The Oscars have always been international, but this year the US film awards seem to have been particularly open to foreign invasion. Seven of the 10 contenders for best actress and best supporting actress are foreigners, including best actress front-runner Helen Mirren. Coryse Borg takes a look at the protagonists of this year's awards
They are the "Black" Oscars because for the first time ever, African Americans have collected eight of the 177 nominations.
They are the "Green" Oscars, with Green parties heralding the era of ecological correctness.
They are the "Royalty" Oscars with Helen Mirren and Forest Whitaker nominated for portraying the current Queen of England and the last King of Scotland.
They are the "Feminist" Oscars because the characters portrayed by the leading lady nominees are strong, wilful, independent and older women.
And finally, they (hopefully) are the "Marty Scorsese" Oscars. He has been nominated a whopping six times for best director, but has yet to win a coveted statuette.
The Oscars are typically the second most-watched television show each year, after the Super Bowl. More than 93 million people watched the Super Bowl; 38.9 million people watched the Academy Awards last year.
This year's Academy Awards herald a record eight African-American nominations - five in the acting categories alone. Forest Whitaker (The Last King of Scotland), Will Smith (The Pursuit of Happyness), Djimon Hounsou (Blood Diamond), Eddie Murphy and Jennifer Hudson (both for Dreamgirls), are all nominated, with Eddie Murphy and Jennifer Hudson favourites to win their respective categories. Djimon Hounsou is favourite to win in my personal category, since I met him briefly on the set of Gladiator years ago and found him to be a lovely, talented, down-to-earth person (apart from being phenomenally good-looking of course)!
A glance at winners in the acting categories since the Oscars were founded in 1929, shows that since Hattie McDaniels won the best supporting actress statuette for Gone with the Wind in 1939, only a handful of African American actors or actresses have been honoured by the Academy of Motion Picture Arts and Sciences, including Sidney Poitier (best actor for Lilies of the Field in 1963), Whoopi Goldberg (best supporting actress for Ghost in 1990) and Denzel Washington who won both best supporting actor (for Glory in 1988) and best actor (for Training Day in 2002).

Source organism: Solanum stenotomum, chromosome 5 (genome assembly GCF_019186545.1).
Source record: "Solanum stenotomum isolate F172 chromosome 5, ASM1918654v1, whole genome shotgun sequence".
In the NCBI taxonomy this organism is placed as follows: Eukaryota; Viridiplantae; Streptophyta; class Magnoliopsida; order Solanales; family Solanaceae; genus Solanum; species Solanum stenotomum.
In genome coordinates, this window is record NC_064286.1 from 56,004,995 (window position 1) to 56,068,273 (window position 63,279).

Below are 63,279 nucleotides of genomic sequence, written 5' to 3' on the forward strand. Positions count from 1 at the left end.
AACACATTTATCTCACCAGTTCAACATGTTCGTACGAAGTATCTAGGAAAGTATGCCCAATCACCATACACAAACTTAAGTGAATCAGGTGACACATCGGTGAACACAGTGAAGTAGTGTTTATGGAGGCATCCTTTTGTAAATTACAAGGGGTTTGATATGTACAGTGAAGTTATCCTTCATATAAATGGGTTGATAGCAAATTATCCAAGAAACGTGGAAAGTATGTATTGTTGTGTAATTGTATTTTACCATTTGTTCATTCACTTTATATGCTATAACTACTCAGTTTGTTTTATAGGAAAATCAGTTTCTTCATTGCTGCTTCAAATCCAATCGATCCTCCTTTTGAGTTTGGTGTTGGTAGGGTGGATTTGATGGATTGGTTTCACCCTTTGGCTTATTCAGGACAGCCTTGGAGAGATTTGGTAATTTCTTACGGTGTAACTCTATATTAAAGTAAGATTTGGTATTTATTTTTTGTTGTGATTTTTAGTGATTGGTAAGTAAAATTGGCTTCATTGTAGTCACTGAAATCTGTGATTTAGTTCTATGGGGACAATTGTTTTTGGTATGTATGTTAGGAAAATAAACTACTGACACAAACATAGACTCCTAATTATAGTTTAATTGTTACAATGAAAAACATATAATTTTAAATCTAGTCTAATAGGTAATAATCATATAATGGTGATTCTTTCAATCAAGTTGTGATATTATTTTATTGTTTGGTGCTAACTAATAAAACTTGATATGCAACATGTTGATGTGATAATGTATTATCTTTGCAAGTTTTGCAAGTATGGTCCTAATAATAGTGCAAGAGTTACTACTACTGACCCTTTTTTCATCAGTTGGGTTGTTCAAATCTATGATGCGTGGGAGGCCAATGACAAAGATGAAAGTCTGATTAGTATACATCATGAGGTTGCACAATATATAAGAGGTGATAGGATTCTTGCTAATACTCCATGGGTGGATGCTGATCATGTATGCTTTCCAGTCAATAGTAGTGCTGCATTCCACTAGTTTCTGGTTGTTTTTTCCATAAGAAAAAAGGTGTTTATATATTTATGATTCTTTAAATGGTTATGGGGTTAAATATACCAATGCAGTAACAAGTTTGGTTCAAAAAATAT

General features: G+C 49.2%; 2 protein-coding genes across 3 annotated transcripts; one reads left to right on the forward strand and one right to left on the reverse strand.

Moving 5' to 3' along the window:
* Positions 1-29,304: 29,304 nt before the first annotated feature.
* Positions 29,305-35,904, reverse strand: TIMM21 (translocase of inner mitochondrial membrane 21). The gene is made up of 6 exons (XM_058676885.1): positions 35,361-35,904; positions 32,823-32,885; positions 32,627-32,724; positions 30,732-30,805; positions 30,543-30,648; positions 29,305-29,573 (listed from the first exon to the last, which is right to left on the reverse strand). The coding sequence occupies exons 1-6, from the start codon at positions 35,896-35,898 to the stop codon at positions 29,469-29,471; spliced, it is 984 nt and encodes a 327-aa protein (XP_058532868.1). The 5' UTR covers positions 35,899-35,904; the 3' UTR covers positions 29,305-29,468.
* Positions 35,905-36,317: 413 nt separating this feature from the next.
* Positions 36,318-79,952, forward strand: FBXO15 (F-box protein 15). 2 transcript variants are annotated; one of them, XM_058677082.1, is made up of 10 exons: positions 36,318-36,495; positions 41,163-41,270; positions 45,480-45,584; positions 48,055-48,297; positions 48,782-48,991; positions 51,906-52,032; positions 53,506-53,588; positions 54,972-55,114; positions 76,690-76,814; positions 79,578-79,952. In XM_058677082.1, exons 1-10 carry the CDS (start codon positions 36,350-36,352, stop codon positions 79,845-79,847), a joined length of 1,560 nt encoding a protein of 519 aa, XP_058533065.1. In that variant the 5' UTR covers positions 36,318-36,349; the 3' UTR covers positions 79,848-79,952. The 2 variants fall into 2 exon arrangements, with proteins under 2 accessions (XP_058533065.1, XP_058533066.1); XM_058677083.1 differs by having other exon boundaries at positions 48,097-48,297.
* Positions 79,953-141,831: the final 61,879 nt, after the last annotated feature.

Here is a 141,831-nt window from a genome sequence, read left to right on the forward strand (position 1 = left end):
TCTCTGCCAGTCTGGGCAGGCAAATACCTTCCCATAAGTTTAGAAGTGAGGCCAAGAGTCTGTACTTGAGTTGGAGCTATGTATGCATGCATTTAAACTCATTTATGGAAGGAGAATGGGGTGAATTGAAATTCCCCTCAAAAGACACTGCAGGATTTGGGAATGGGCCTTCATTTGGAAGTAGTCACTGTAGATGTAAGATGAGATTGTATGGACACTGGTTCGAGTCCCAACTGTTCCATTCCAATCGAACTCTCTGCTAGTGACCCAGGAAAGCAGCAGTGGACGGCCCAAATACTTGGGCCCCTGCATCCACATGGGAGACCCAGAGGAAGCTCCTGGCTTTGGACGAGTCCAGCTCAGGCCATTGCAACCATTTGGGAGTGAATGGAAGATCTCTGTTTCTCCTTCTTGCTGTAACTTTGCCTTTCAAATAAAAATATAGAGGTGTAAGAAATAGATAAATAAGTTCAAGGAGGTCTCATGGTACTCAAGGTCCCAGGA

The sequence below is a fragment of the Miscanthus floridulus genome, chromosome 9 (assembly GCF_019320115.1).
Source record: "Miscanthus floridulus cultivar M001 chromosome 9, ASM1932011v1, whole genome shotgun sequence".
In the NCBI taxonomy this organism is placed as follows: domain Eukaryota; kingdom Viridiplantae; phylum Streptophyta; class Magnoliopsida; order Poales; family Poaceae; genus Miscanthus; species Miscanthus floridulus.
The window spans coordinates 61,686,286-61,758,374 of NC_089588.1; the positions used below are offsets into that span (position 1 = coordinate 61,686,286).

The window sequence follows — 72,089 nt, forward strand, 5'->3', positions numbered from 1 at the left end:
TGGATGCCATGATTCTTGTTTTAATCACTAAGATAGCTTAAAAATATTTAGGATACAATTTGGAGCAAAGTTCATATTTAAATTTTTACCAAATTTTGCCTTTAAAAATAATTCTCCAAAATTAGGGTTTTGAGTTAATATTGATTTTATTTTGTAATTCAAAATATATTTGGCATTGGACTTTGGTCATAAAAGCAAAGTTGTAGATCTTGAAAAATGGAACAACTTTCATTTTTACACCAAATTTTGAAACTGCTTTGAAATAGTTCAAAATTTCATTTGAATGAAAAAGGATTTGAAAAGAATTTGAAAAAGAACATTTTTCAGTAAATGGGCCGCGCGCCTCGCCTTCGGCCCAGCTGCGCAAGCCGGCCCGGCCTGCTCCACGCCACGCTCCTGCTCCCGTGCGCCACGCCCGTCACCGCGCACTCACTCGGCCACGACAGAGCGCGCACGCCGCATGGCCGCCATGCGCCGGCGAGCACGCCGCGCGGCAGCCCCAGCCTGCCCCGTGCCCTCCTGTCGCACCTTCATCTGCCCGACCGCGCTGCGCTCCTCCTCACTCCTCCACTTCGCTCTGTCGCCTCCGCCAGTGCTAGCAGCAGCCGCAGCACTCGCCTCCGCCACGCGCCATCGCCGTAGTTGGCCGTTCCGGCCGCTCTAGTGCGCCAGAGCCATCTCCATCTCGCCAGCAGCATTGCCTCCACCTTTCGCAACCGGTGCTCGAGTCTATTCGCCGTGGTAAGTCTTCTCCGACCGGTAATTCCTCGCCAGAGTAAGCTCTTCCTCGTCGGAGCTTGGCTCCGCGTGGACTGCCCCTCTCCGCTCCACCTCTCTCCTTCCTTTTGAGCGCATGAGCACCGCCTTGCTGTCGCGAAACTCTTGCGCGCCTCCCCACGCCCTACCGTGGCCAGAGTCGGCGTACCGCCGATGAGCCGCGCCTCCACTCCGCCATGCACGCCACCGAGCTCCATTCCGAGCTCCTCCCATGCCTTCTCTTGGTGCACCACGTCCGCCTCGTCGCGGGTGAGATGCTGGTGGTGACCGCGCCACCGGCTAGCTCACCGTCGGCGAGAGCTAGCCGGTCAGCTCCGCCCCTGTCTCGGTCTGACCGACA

Only two male actors (Sidney Poitier and Denzel Washington) have won the best actor award. The only African American woman to win an Academy Award for best actress was Halle Berry (for Monster's Ball in 2004).
American writer Ralph Ellison once said: "'Hollywood movies are not about blacks but about what whites think about blacks". Nominations for black writers and directors at the Oscars are still few.
John Singleton is still the only black director ever nominated (for 1991's Boyz n the Hood) while only three have received nominations for original screenplays.
In Hollywood nowadays, "ecological correctness" seems to be the "phrase du jour". For the past five years environmental pressure group Global Green has been persuading celebrities to turn up to the Academy Awards in fuel-efficient vehicles rather than gas-guzzlers.